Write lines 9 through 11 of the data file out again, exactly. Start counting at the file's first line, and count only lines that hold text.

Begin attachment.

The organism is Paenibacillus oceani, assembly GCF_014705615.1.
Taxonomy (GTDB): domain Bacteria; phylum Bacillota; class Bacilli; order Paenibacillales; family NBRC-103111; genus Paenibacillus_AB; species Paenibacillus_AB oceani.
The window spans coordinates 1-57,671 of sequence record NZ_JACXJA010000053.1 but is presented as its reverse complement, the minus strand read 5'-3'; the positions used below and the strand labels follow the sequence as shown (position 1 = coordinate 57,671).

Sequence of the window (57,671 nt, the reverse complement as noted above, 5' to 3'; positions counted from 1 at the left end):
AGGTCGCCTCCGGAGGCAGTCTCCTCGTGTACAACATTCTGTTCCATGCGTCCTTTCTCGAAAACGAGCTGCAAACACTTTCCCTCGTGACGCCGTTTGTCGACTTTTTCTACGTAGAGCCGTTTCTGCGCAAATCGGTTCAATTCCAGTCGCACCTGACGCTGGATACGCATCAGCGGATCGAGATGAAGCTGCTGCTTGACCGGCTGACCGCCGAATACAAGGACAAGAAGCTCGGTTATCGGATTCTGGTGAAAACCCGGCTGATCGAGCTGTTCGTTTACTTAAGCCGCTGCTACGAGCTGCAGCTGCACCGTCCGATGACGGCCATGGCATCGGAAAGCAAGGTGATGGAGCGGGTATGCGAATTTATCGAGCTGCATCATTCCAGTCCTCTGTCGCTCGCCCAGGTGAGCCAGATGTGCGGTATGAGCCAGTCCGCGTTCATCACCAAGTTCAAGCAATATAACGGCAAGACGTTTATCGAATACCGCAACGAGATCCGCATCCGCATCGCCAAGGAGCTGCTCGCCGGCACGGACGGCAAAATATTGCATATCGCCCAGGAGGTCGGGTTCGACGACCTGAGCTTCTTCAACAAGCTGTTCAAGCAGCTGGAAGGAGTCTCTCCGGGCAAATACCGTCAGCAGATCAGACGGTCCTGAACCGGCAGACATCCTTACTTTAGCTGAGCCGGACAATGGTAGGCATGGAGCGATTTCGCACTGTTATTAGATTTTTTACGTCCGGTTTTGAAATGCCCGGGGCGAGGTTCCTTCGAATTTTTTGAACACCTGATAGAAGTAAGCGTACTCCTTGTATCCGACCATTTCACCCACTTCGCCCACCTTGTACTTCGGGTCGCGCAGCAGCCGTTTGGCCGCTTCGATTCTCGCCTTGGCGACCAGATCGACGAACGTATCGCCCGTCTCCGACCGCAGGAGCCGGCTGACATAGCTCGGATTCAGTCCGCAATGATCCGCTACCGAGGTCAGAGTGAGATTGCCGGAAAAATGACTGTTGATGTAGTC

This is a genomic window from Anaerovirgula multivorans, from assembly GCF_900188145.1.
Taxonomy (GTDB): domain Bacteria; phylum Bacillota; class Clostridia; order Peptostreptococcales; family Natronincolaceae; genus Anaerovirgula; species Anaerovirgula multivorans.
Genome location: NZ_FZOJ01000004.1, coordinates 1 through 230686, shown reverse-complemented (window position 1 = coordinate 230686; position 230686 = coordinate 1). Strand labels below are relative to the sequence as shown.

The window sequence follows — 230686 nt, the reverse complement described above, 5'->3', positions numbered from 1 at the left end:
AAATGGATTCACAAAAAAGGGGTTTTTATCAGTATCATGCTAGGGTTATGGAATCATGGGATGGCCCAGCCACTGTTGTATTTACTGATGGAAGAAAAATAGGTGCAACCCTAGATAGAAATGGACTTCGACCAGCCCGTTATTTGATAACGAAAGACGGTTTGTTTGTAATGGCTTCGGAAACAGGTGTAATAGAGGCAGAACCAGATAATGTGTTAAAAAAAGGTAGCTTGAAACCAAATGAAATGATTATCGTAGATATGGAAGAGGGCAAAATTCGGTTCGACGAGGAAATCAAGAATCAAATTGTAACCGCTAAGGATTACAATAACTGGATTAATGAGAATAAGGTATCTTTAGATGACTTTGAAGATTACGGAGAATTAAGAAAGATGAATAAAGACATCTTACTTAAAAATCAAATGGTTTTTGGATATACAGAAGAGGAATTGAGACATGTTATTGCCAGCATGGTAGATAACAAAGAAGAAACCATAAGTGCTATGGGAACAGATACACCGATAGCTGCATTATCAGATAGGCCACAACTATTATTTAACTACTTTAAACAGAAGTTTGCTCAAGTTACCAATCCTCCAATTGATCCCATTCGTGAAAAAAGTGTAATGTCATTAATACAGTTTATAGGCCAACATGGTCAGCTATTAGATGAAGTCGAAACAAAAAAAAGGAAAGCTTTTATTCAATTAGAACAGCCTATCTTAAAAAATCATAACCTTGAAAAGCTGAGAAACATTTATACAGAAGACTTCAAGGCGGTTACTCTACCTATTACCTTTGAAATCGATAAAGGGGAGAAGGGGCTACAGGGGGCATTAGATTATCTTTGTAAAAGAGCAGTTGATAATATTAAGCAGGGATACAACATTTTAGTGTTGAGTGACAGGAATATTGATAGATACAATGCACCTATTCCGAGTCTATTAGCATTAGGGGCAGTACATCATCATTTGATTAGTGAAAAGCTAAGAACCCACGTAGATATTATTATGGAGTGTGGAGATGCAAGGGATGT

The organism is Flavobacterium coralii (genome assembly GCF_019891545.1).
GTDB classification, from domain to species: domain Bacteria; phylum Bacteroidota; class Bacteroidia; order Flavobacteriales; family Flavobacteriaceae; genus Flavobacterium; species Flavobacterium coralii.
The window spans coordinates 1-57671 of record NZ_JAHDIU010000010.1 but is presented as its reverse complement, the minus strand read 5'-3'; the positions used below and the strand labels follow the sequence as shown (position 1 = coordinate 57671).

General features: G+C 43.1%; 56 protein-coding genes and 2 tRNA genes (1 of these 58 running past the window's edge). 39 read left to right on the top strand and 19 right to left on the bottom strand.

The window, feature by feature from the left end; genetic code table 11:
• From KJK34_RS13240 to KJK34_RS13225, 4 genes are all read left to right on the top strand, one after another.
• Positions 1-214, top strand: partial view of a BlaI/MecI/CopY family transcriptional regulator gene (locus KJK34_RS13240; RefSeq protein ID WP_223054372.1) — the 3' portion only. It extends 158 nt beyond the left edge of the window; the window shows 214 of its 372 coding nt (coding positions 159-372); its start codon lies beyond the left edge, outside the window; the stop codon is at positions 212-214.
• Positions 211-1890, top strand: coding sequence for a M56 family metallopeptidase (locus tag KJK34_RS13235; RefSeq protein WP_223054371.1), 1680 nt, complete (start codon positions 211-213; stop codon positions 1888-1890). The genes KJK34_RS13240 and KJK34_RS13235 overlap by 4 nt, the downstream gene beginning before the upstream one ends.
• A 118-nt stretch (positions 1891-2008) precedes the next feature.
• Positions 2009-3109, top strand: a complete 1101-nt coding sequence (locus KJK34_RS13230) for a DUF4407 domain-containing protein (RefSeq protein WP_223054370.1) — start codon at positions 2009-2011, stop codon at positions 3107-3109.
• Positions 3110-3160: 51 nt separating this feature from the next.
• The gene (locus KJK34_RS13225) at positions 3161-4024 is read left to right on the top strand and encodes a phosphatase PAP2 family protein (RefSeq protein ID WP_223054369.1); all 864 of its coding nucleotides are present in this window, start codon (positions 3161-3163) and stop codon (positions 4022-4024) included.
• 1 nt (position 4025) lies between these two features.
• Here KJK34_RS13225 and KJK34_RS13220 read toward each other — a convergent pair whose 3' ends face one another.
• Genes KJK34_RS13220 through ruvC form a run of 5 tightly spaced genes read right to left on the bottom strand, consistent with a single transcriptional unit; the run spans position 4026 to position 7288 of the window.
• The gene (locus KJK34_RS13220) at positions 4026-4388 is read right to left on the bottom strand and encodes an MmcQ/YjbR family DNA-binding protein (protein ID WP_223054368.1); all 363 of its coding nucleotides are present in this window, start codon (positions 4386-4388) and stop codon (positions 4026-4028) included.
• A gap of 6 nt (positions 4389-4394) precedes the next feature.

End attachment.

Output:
The window sequence follows — 230686 nt, the reverse complement described above, 5'->3', positions numbered from 1 at the left end:
AAATGGATTCACAAAAAAGGGGTTTTTATCAGTATCATGCTAGGGTTATGGAATCATGGGATGGCCCAGCCACTGTTGTATTTACTGATGGAAGAAAAATAGGTGCAACCCTAGATAGAAATGGACTTCGACCAGCCCGTTATTTGATAACGAAAGACGGTTTGTTTGTAATGGCTTCGGAAACAGGTGTAATAGAGGCAGAACCAGATAATGTGTTAAAAAAAGGTAGCTTGAAACCAAATGAAATGATTATCGTAGATATGGAAGAGGGCAAAATTCGGTTCGACGAGGAAATCAAGAATCAAATTGTAACCGCTAAGGATTACAATAACTGGATTAATGAGAATAAGGTATCTTTAGATGACTTTGAAGATTACGGAGAATTAAGAAAGATGAATAAAGACATCTTACTTAAAAATCAAATGGTTTTTGGATATACAGAAGAGGAATTGAGACATGTTATTGCCAGCATGGTAGATAACAAAGAAGAAACCATAAGTGCTATGGGAACAGATACACCGATAGCTGCATTATCAGATAGGCCACAACTATTATTTAACTACTTTAAACAGAAGTTTGCTCAAGTTACCAATCCTCCAATTGATCCCATTCGTGAAAAAAGTGTAATGTCATTAATACAGTTTATAGGCCAACATGGTCAGCTATTAGATGAAGTCGAAACAAAAAAAAGGAAAGCTTTTATTCAATTAGAACAGCCTATCTTAAAAAATCATAACCTTGAAAAGCTGAGAAACATTTATACAGAAGACTTCAAGGCGGTTACTCTACCTATTACCTTTGAAATCGATAAAGGGGAGAAGGGGCTACAGGGGGCATTAGATTATCTTTGTAAAAGAGCAGTTGATAATATTAAGCAGGGATACAACATTTTAGTGTTGAGTGACAGGAATATTGATAGATACAATGCACCTATTCCGAGTCTATTAGCATTAGGGGCAGTACATCATCATTTGATTAGTGAAAAGCTAAGAACCCACGTAGATATTATTATGGAGTGTGGAGATGCAAGGGATGT

The organism is Flavobacterium coralii (genome assembly GCF_019891545.1).